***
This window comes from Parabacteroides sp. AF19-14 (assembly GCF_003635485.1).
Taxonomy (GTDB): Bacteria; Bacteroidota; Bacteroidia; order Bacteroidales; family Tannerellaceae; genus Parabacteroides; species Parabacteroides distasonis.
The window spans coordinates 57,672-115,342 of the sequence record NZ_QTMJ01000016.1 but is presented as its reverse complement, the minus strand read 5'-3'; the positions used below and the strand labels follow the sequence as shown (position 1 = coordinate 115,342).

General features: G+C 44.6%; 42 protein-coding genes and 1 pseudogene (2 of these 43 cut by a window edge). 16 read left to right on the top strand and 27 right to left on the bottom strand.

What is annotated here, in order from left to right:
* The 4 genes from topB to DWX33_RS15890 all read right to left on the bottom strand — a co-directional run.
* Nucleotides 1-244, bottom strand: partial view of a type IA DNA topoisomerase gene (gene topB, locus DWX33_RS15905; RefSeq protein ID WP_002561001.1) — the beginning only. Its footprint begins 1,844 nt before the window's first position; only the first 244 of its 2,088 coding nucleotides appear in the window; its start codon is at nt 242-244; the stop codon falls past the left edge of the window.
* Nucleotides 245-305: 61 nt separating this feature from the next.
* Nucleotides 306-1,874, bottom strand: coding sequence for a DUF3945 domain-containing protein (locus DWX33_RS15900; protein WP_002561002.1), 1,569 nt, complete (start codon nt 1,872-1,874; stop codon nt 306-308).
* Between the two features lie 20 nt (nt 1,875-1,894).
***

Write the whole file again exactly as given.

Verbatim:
This window comes from Parabacteroides sp. AF19-14 (assembly GCF_003635485.1).
Taxonomy (GTDB): Bacteria; Bacteroidota; Bacteroidia; order Bacteroidales; family Tannerellaceae; genus Parabacteroides; species Parabacteroides distasonis.
The window spans coordinates 57,672-115,342 of the sequence record NZ_QTMJ01000016.1 but is presented as its reverse complement, the minus strand read 5'-3'; the positions used below and the strand labels follow the sequence as shown (position 1 = coordinate 115,342).

General features: G+C 44.6%; 42 protein-coding genes and 1 pseudogene (2 of these 43 cut by a window edge). 16 read left to right on the top strand and 27 right to left on the bottom strand.

What is annotated here, in order from left to right:
* The 4 genes from topB to DWX33_RS15890 all read right to left on the bottom strand — a co-directional run.
* Nucleotides 1-244, bottom strand: partial view of a type IA DNA topoisomerase gene (gene topB, locus DWX33_RS15905; RefSeq protein ID WP_002561001.1) — the beginning only. Its footprint begins 1,844 nt before the window's first position; only the first 244 of its 2,088 coding nucleotides appear in the window; its start codon is at nt 242-244; the stop codon falls past the left edge of the window.
* Nucleotides 245-305: 61 nt separating this feature from the next.
* Nucleotides 306-1,874, bottom strand: coding sequence for a DUF3945 domain-containing protein (locus DWX33_RS15900; protein WP_002561002.1), 1,569 nt, complete (start codon nt 1,872-1,874; stop codon nt 306-308).
* Between the two features lie 20 nt (nt 1,875-1,894).